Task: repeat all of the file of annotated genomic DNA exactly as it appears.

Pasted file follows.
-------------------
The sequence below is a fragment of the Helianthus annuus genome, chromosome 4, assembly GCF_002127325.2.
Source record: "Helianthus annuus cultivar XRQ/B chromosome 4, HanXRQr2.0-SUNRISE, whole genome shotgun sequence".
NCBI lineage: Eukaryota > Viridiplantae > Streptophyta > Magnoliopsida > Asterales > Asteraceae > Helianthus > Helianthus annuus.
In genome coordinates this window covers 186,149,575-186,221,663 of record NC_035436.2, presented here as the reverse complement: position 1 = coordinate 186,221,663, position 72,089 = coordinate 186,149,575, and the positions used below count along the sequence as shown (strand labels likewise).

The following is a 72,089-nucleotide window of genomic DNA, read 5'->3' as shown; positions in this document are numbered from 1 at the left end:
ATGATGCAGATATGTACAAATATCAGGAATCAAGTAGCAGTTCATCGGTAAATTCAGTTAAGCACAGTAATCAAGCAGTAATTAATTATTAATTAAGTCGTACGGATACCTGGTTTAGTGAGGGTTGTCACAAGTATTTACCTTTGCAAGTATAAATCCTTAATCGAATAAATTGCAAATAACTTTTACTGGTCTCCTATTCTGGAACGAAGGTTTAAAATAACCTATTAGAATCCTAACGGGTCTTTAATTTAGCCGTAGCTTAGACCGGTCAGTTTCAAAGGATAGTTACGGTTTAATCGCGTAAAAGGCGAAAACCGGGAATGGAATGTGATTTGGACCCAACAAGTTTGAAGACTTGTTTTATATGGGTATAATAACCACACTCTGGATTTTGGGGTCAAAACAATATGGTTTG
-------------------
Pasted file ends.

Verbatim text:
The sequence below is a fragment of the Helianthus annuus genome, chromosome 4, assembly GCF_002127325.2.
Source record: "Helianthus annuus cultivar XRQ/B chromosome 4, HanXRQr2.0-SUNRISE, whole genome shotgun sequence".
NCBI lineage: Eukaryota > Viridiplantae > Streptophyta > Magnoliopsida > Asterales > Asteraceae > Helianthus > Helianthus annuus.
In genome coordinates this window covers 186,149,575-186,221,663 of record NC_035436.2, presented here as the reverse complement: position 1 = coordinate 186,221,663, position 72,089 = coordinate 186,149,575, and the positions used below count along the sequence as shown (strand labels likewise).

The following is a 72,089-nucleotide window of genomic DNA, read 5'->3' as shown; positions in this document are numbered from 1 at the left end:
ATGATGCAGATATGTACAAATATCAGGAATCAAGTAGCAGTTCATCGGTAAATTCAGTTAAGCACAGTAATCAAGCAGTAATTAATTATTAATTAAGTCGTACGGATACCTGGTTTAGTGAGGGTTGTCACAAGTATTTACCTTTGCAAGTATAAATCCTTAATCGAATAAATTGCAAATAACTTTTACTGGTCTCCTATTCTGGAACGAAGGTTTAAAATAACCTATTAGAATCCTAACGGGTCTTTAATTTAGCCGTAGCTTAGACCGGTCAGTTTCAAAGGATAGTTACGGTTTAATCGCGTAAAAGGCGAAAACCGGGAATGGAATGTGATTTGGACCCAACAAGTTTGAAGACTTGTTTTATATGGGTATAATAACCACACTCTGGATTTTGGGGTCAAAACAATATGGTTTG